Serverless microservices on AWS Lambda using serverless framework w/NodeJS
Many of us cringe at the cost of our cloud hosting fees. At Dermveda we have started a migration over to micro-services to break down our monolithic API. This helps us build smaller teams that can work on scoped functionality of our website with clear lines of communication between services. A side effect of micro-services are that you need many additional servers running your services. This not only increases your cost but also your chances of problems when it comes to reliability. Solution: Server-less micro-services! Server-less architecture gives you the advantage of reliability and low cost. Through AWS Lamba, you currently only get charged per Lamba execution. When writing this article AWS is charging ‘$0.20 per 1 million requests thereafter ($0.0000002 per request)’. The key point here is ‘per request’. This is killer when it comes to low traffic services. This is a short guide to show you how to create your first server-less service. Download github project here.
server-less: The general design architecture.
serverless: The library built around managing AWS Lambda development and deployment.
I know it is confusing…
Server-less architecture has come a long way and has some awesome pros but it also has some potentially fatal flaws. Many of us know that writing software is not just about a great product, but also about scalability and writing applications that are easy for other developers to understand, debug, and build on top of. I love where server-less architecture takes us but building a server-less application is just half the battle, we need to make sure we can write applications that do not make developers lives harder. Server-less applications have unfortunate dependencies on cloud services and do not always help with identifying the relationships between our code. I chose to work with a new product called ‘serverless’ that essentially makes organization and fluidity that much easier. I believe this product is the glue that holds together readability and fluidity of server-less applications and I am excited where they are heading.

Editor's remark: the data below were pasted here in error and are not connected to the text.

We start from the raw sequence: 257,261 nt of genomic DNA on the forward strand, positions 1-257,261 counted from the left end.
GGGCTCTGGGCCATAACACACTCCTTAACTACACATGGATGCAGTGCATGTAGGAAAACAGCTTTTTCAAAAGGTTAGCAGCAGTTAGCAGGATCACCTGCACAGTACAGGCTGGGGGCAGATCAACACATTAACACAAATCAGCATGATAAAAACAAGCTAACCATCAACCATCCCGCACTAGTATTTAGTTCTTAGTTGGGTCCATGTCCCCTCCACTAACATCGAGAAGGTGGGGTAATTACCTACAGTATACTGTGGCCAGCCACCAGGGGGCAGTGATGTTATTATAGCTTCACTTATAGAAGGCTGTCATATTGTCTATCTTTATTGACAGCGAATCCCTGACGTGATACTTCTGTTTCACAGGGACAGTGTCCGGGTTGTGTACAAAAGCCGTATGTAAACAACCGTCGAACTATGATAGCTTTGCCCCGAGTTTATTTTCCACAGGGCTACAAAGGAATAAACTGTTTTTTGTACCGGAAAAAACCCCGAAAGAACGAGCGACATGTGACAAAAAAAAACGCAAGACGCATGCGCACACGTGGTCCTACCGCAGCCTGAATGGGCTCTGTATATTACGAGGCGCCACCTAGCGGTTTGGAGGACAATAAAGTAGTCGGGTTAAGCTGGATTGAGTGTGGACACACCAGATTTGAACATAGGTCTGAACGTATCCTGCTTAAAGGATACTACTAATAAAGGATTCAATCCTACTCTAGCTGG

Now that positions and opinions are out of the way let’s build something. As stated before we will being using serverless cli to build our service. This project also requires an AWS account and NodeJS installed on your machine. For NodeJS installation your can follow the steps here.
Once you have an AWS account and NodeJS is install you will need to finally install serverless globally.
npm install -g serverless
Now that serverless is installed we will need to create a AWS IAM key serverless to work. If you are unfamiliar with this process you will need to go to HOME>IAM>USERS>ADD USER
From here we can click next on Review and Complete. Once completed you will access to this new user’s Access key ID & Secret access key and you can run this command below:
serverless config credentials --provider aws --key EXAMPLEKEY --secret EXAMPLESECRET